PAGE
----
Only You by Eileen Obser (Nook). Set in the late 1950s and early 1960s, Only You relates Eileen Obser’s personal experience growing up in Queens, New York -- her doomed-to-fail marriage at eighteen to a nineteen-year-old boy from their candy store crowd. Eileen shows how two na├»ve, uninformed teenagers were influenced by social and religious pressures, to disastrous consequences.

Pope's Last Case and Other Stories by Michael A. Black (Nook). Set in the latter half of the fabulous 1940s, Pope’s Last Case and Other Stories details the adventures of tough, hardboiled, ex-Private Eye Vince Pope and his lovely, rich, socialite wife, Laura. Vince, a veteran of WW II, hung up his PI shingle in favor of a life of leisure, but old pals and new troubles keep interfering. Written as an homage to Dashiell Hammett’s, The Thin Man, this collection of short stories deftly captures the mood and optimism of the country after the Second World War when men were men and the ladies were gorgeous. Join Vince and Laura as they confront gangsters, crimes of passion, crooked politicians, and even a serial killer in this thrill-packed collection of stories that has the continuity of a novel.

Sea-Duction by Douglas Danielson (Nook). Jake Mortensen's best friend is threatened by a mysterious assassin—and now he’s scared and can’t remember who might want him dead. Meanwhile, Jake’s boss wants him to look into the disappearance of a beautiful young woman. Jake tracks her to the ultra-secret Hedonist Society, and discovers their actual program is more blackmail than entertainment. To make matters worse, Jake is on the outs with his exotic Chinese-American girlfriend. And at the ocean, the monster surf is up—with an undercurrent that can kill you, if you let it.

The Sacrifice by Mark Bouton (Nook). When the newborn daughter of a Texas state senator is snatched from the hospital, FBI agents John Ransom, a crafty veteran, and Kathy Devereaux, a striking Cajun rookie, head the pressure-filled investigation to save the infant. The agents learn a Palo mayombre cult plans a human sacrifice. But there are other suspects...Evidence shows inside help in the kidnapping, adding more suspects to the list. Now the FBI must trick the bloodthirsty cultists and stop the ceremony before they do the unthinkable.

Vermont Bound by Walter Luce (Nook). Turk Donatelli, a poor, but ambitious boy from Vermont, jumped into the real estate development game in the Southeast. He made millions while still in his 20s—but not without some brushes with the Miami Beach Mob.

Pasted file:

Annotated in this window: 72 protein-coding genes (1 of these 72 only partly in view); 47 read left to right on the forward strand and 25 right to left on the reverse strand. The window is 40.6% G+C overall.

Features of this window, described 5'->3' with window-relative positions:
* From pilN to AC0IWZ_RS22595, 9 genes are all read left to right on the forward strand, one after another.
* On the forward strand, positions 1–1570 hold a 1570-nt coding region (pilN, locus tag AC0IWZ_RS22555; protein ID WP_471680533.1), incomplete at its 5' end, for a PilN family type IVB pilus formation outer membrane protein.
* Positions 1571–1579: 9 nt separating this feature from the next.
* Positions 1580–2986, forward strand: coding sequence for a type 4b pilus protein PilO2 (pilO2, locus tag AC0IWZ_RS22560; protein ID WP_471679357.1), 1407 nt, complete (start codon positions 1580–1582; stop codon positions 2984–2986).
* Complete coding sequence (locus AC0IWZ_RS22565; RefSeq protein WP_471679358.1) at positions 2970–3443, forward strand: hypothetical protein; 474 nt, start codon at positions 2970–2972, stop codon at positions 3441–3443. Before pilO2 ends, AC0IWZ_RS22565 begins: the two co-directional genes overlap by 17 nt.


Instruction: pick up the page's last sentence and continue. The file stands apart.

Turk tried walking away from it all, but his dwindling bank balance pulls him back into the high stakes — high risk world when mob-connected Niko Pappas recruits him for his Atlanta-area construction projects.

Soon Turk is caught in a triple bind, Can he walk the razor’s edge? Or is the FBI’s Witness Protection Program the next stop?

Violent Departures by F.M. Meredith (Nook). College student Veronica Randall, disappears from her car in her own driveway, everyone in the Rocky Bluff P.D. is looking for her. Detective Milligan and family move into a house that may be haunted. Officer Butler is assigned to train a new hire and faces several major challenges. 

The V V Agency by Mike Befeler (Nook). Imagine a dash of Philip Marlowe wrapped in an urban fantasy. The V V Agency is a paranormal mystery that spoofs the PI subgenre and introduces the transvictus -- a unique shape shifter. Van and Vanna run a detective agency, but clients never see them together for a simple reason. A sexual encounter transforms one into the other, and nudity renders them invisible. This presents some interesting dilemmas for his and her love lives, but gives them a distinct advantage when doing detective work. In this, the first book in the series, Van and Vanna take the case of a woman suspected of killing her husband. 

The Year Without Christmas by John M. Wills (Nook). The Year Without Christmas tells the story of a small town family whose peace is shattered by a tragic accident that sends them plunging into the darkest times they have ever known. The members struggle with their new reality, as one of them goes missing and another faces a life-threatening disease. A tale about loss and unwavering hope, the novel demonstrates the power of love, faith and a family’s will to survive.